By Matthew Robinson
PRISTINA, Serbia and Montenegro (Reuters) - Albin Kurti is an unlikely threat to national security. The boyish face, black-rimmed glasses and knee-length overcoat ring more of a mature Harry Potter than the terrorist Serbia labeled him in the late 1990s.
In the past eight years, the now 30-year old Kosovo Albanian has evolved from student activist to rebel to relentless gadfly for the U.N. mission running Kosovo since 1999.
As the disputed province opens direct negotiations with Serbia on Monday to seal its fate, Kurti is not afraid to again swim against the tide.
"There's many things we should talk about with Belgrade, but only when Belgrade quits with its aspirations to regain Kosovo," he said this week in the chaotic Pristina office of "Self Determination" -- his latest vehicle of political subversion.
Like a hippie commune, scruffy co-conspirators lounge on chairs, hanging on his every fluent English word.
"When Belgrade accepts the will of the people, then we can negotiate. But under the present situation, when there's no regret for the past and no justice for the victims ... there can be no negotiations and no compromise."
Such sentiments are common among the 90-percent ethnic Albanian majority, for whom Serbia remains the enemy banished by homegrown guerrillas and NATO bombs in 1999.
By tapping into this widespread sense of mistrust, Kurti and his 7,000-strong political movement want to torpedo the talks and pursue the right to a referendum on independence.
"We want to ready ourselves for big demonstrations. The people taking part should be able to protest long term. Days, weeks, months. Not 50,000 people for two hours who then go home and watch themselves on TV," Kurti said."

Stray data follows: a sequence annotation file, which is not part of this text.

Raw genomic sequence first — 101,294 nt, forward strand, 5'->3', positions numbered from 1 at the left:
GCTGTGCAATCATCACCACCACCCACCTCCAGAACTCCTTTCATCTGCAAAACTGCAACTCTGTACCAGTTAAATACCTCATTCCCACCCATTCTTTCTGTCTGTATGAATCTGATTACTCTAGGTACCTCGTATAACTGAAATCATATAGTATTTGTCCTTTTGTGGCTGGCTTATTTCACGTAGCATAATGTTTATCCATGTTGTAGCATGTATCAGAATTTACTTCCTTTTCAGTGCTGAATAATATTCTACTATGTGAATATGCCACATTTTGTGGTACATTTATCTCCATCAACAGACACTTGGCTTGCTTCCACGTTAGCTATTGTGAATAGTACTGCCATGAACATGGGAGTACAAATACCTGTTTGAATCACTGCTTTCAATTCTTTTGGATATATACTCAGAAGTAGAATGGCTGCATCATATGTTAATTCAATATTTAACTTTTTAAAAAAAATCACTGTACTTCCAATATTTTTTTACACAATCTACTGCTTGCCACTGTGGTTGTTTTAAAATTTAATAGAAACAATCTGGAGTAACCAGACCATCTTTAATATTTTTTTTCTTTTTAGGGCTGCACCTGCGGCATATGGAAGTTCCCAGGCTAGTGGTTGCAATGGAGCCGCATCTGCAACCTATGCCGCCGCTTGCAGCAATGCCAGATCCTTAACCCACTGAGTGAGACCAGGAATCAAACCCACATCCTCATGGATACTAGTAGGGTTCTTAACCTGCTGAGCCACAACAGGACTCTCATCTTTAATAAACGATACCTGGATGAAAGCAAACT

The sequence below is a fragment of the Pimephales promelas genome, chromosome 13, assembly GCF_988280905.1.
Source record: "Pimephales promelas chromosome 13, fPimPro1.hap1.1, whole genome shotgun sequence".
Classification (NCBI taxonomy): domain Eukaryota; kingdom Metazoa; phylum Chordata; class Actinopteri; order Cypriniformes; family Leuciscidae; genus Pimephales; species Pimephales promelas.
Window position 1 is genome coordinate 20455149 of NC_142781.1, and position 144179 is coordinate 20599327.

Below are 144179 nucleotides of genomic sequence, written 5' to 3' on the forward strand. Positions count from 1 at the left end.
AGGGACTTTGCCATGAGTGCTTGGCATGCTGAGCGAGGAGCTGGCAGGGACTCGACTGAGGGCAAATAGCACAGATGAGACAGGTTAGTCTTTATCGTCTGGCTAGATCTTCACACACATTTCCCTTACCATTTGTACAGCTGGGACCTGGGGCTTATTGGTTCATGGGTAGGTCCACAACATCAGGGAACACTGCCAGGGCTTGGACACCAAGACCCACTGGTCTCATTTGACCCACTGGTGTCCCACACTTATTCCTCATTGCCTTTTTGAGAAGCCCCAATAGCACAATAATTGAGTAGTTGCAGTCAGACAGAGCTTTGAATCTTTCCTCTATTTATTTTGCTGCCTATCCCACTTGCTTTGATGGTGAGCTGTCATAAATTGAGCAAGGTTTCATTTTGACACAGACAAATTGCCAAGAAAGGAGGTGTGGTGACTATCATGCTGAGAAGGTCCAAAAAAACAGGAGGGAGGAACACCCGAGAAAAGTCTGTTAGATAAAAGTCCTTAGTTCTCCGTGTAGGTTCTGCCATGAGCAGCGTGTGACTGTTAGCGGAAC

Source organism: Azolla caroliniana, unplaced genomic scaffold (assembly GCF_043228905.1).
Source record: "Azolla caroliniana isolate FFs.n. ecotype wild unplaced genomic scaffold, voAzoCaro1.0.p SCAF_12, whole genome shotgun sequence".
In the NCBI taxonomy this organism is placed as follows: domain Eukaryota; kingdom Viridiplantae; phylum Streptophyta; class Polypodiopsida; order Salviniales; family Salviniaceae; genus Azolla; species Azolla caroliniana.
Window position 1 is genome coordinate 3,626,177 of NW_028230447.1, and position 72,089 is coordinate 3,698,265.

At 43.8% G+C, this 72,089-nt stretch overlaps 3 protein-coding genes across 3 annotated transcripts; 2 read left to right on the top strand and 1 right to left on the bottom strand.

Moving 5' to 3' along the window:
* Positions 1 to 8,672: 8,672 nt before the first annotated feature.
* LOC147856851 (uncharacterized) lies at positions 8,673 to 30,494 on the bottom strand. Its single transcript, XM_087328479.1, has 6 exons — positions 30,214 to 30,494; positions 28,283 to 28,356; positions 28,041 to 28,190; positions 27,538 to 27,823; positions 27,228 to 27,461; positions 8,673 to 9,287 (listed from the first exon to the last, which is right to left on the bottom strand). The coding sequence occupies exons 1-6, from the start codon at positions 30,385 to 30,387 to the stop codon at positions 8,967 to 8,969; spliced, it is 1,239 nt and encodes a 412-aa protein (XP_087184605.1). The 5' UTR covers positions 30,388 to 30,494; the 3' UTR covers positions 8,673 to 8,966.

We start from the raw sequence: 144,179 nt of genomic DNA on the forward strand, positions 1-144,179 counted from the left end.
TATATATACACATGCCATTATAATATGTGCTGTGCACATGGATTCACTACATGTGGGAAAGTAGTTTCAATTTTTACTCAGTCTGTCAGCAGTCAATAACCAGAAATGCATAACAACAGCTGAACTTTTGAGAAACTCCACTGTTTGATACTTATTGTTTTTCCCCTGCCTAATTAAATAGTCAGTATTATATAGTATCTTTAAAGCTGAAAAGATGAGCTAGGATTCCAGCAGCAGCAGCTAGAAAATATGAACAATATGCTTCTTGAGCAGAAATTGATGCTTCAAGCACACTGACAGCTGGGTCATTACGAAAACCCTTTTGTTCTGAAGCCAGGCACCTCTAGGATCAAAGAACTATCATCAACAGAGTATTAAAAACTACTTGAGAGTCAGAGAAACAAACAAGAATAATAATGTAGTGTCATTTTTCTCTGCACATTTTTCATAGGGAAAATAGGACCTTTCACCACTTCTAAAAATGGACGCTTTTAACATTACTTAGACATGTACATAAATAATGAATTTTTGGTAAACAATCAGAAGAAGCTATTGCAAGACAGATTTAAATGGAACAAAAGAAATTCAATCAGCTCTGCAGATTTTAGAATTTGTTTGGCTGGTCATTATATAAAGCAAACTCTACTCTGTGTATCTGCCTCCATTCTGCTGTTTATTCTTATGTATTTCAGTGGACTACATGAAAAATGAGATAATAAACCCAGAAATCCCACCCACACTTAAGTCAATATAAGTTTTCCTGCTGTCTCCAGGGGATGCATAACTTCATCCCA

Negotiations, so his argument goes, can only lead to compromise, which means Kosovo settling for less than the independence it demands.
Kurti's influence is limited, but growing.
U.N. officials and foreign diplomats watch the so-called "Kurti Factor" closely. They fear the protests he promises could trigger another bout of violence and scupper the U.N.-led process of mediation, launched late last year.
Kurti's youthful appearance belies his experience.
As leader of the politically vocal student union, he was behind several mass protests against Serb rule in the late 1990s. In 1998 he became right-hand-man to Adem Demaci, the political representative of the Kosovo Liberation Army that was waging a guerrilla war against Serb forces.
Then in 1999, as NATO bombs drove out Serb forces accused of killing and expelling ethnic Albanians, he was arrested on terrorism charges and spent almost three years in Serbian jails.
Since his release in 2001, Kurti has been railing against U.N. "colonialists" who put the people's future on ice while preaching tolerance to the jobless and disaffected.
Town hall meetings and satirical stunts have brought him into living rooms across Kosovo. Flyers and graffiti -- "No negotiations, self-determination" -- litter the province.
The evening news often carries shots of Kurti and his cohorts being bundled into police vans after letting down U.N. car tyres or hurling eggs at visiting Serb officials.
The message: The compromise demanded by the international community means Albanians acquiescing in the division of Kosovo into ethnic areas, as happened in Bosnia after the 1992-95 war.
With Belgrade and Pristina so far apart, talks can only fail, he says. "And when there's no agreement there will be war. That's why we want to stop negotiations as soon as possible."
Kurti graduated in computer sciences, but his real education is in political theory and civil disobedience.
"Like Gandhi said: first they ignore you, then they laugh at you, then they fight you, then you win. They're still not fighting us."